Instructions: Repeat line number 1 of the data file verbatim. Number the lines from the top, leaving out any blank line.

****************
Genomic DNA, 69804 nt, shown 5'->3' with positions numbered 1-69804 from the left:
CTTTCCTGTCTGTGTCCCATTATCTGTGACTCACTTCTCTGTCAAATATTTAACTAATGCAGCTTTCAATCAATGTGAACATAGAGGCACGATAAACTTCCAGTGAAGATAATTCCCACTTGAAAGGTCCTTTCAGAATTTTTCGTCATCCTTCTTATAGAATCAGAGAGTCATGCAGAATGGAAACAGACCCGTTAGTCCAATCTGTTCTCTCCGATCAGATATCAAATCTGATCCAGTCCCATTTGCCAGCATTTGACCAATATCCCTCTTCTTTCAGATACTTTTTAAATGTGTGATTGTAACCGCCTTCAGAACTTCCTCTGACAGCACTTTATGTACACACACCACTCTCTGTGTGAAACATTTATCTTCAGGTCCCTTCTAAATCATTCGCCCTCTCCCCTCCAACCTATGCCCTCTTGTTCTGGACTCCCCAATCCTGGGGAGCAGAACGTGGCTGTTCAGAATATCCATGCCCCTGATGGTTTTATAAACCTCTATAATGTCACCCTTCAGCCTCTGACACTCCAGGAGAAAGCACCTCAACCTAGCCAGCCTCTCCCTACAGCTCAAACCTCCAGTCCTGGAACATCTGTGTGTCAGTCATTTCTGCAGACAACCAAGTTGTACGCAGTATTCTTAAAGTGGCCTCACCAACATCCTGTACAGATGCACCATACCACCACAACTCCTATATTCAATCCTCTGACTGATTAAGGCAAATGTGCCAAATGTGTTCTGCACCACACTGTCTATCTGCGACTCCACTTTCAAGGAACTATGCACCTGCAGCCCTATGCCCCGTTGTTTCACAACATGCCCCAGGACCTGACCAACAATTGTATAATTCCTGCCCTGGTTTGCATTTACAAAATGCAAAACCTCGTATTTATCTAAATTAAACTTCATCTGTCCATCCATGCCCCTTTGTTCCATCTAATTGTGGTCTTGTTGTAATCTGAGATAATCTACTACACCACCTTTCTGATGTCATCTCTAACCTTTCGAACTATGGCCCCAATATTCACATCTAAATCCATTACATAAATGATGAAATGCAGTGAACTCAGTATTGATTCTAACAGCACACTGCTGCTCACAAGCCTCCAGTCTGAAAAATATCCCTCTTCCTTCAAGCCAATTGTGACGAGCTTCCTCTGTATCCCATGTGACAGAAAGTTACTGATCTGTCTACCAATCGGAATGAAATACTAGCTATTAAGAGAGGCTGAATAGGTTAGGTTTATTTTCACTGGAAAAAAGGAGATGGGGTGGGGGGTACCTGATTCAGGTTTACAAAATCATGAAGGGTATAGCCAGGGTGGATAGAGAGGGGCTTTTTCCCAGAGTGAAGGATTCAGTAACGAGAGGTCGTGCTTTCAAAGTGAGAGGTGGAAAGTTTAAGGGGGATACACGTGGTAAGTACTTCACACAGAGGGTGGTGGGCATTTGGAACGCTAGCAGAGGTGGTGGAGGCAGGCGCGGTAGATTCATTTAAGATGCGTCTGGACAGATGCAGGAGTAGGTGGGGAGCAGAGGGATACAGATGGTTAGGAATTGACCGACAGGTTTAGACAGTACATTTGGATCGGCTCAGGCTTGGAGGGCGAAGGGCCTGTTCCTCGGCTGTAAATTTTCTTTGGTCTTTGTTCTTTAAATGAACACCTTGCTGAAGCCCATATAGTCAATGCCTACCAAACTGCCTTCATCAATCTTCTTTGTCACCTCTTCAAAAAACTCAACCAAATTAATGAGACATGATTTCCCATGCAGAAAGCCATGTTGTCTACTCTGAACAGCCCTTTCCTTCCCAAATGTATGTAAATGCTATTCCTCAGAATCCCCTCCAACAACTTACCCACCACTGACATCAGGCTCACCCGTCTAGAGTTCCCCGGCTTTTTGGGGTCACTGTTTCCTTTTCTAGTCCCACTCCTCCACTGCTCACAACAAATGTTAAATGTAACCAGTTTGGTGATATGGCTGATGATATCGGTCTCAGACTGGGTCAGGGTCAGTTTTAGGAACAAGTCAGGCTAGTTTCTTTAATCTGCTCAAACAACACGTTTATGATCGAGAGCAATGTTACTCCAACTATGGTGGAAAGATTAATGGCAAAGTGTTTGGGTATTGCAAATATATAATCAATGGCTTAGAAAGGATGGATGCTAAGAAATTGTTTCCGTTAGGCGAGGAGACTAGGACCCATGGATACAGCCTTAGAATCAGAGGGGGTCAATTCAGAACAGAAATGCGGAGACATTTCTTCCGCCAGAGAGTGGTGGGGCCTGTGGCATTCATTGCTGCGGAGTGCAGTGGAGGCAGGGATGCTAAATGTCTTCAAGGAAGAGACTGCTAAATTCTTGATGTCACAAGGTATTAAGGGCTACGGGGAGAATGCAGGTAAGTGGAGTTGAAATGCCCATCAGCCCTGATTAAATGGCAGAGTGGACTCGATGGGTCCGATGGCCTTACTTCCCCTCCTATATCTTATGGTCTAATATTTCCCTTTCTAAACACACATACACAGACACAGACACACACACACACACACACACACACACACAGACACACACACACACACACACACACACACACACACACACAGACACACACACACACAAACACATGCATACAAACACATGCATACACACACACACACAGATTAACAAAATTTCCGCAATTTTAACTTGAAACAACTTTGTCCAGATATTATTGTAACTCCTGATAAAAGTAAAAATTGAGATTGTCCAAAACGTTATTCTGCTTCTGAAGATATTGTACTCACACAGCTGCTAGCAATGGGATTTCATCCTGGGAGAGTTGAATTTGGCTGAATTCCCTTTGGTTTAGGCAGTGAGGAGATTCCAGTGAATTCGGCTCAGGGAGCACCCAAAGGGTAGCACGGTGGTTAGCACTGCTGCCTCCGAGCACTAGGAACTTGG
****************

Genomic DNA, 69804 nt, shown 5'->3' with positions numbered 1-69804 from the left: